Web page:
Most international lawyers agree that heads of states not party to the ICC have immunity from national courts enforcing ICC warrants, even for genocide (absent a UN Security Council referral). And most agree that the UN Security Council could override that immunity.  Under the mainstream analysis, the main question on this appeal is how explicit a Security Council resolution must be in order to override that immunity.

That said, “most” is not the same as “all.” There are international lawyers who argue that no head of state is immune from national jurisdiction when the charge is genocide (whether due to its jus cogens nature, or the provisions of the Genocide Convention). Indeed, ICC Judge de Brichambaut took this position in a separate opinion to the Pre-Trial Chamber decision. Others might suggest that a state enforcing an ICC warrant is part of the jurisdiction of an international court, and this falls in the possible exception to immunity foreseen by the ICJ in Arrest Warrants judgment. On the other side, there are those who suggest that the UN Security Council cannot itself abrogate the head of state immunity on behalf of Sudan; that all it can do it oblige Sudan to waive that immunity, and if Sudan does not, then it has violated an obligation it owes to the Security Council – but this would be an issue to be resolved between Sudan and the Council.

I’d think it unlikely that the Appeals Chamber will engage in detail with any of these debates. But if it chooses to do so, then we could be in for a blockbuster decision.

What is the nature of the ICC when acting under UN Security Council referral?

If the Appeals Chamber does not avoid deciding the hard issue because of recent events and sidesteps debates at the margins, the decision will turn on how explicit the UN Security Council must be in order to abrogate head of state immunity when referring a “situation” in a non-party State to the ICC. This may sound dry and technical. It is dry and technical. But it is also important. Because it will give insight into how the Appeals Chamber understands the status and nature of the Court when acting under Security Council referral.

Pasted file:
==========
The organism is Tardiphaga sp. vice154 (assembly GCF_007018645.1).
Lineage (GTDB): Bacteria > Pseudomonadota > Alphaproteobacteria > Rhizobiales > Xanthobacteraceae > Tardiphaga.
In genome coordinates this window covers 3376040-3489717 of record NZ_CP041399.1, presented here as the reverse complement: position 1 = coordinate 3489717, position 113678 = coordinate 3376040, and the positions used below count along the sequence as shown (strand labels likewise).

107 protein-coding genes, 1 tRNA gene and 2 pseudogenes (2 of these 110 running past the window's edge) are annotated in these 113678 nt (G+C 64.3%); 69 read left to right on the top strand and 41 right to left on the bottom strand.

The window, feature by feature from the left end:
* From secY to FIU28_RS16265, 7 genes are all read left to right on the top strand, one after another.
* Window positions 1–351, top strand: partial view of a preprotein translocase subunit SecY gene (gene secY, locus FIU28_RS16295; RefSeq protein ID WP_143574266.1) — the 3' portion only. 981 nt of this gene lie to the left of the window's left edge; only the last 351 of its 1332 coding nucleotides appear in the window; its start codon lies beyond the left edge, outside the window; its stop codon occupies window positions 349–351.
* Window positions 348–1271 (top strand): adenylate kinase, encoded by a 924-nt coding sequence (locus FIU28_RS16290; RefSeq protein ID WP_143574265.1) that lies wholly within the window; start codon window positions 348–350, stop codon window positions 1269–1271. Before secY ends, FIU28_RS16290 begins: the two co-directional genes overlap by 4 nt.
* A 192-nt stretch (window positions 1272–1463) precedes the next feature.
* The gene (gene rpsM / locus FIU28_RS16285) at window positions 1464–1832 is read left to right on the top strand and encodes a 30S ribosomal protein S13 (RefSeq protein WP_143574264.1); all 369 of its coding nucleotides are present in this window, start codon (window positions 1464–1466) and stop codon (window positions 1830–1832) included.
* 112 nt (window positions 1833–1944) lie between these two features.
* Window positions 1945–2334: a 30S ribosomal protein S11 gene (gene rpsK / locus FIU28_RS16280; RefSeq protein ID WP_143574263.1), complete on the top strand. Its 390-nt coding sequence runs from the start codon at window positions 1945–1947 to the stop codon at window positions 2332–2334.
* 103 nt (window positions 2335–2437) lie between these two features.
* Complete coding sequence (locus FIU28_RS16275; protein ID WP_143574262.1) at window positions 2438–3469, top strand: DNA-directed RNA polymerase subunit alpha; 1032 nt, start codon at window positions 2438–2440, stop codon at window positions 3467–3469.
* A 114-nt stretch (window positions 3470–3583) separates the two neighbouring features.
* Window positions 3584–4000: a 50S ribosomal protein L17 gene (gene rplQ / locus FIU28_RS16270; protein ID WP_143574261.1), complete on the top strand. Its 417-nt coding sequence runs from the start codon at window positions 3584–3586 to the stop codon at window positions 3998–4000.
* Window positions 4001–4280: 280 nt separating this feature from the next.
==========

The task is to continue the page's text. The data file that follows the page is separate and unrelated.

There are two visions of the ICC. One sees it as a pure creature of treaty. Because it is the consensual creation of its states-parties, it can bind only those parties. While the UN Security Council can trigger its jurisdiction over a non-party state, that non-party did not consent to and therefore cannot be bound by any of the other provisions of the Statute.

The other sees two courts in one. A consent-based Court when it exercises jurisdiction that states-parties pooled in and delegated to the Court (i.e. over crimes committed on the territory of, or by nationals of, a state party).  But it also sees the ICC as the standing infrastructure for compulsion-based jurisdiction exercised by the UN Security Council under Chapter VII. A Security Council referral therefore operationalizes the legal framework of the ICC as the default (subject to any modifications in the referral) and applies it to the state in question.

In the first vision, explicit language is required from the Security Council to apply provisions such as the abrogation of immunity for heads of state under Article 27 of the ICC Statute. In the second, explicit language from the Security Council would be required to deviate from such provisions. In sum, the way in which the Appeals Chamber approaches the judgment will tell us much about how it sees the nature of the Court and its relationship with the Security Council.

IMAGE: DEAD SEA, JORDAN- MARCH 29: Sudanese president Omar Hasan Al Bashir attends during the Arab League summit in the Jordanian Dead Sea resort of Sweymah, Jordan, March 29, 2017.  (Photo by Jordan Pix/ Getty Images)

 

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About the Author(s)

Ben Batros

Consultant on international law and accountability mechanisms with Strategy for Humanity. He served from 2005-2010 as Appeals Counsel at the International Criminal Court. Follow him on Twitter at (@BatrosBen)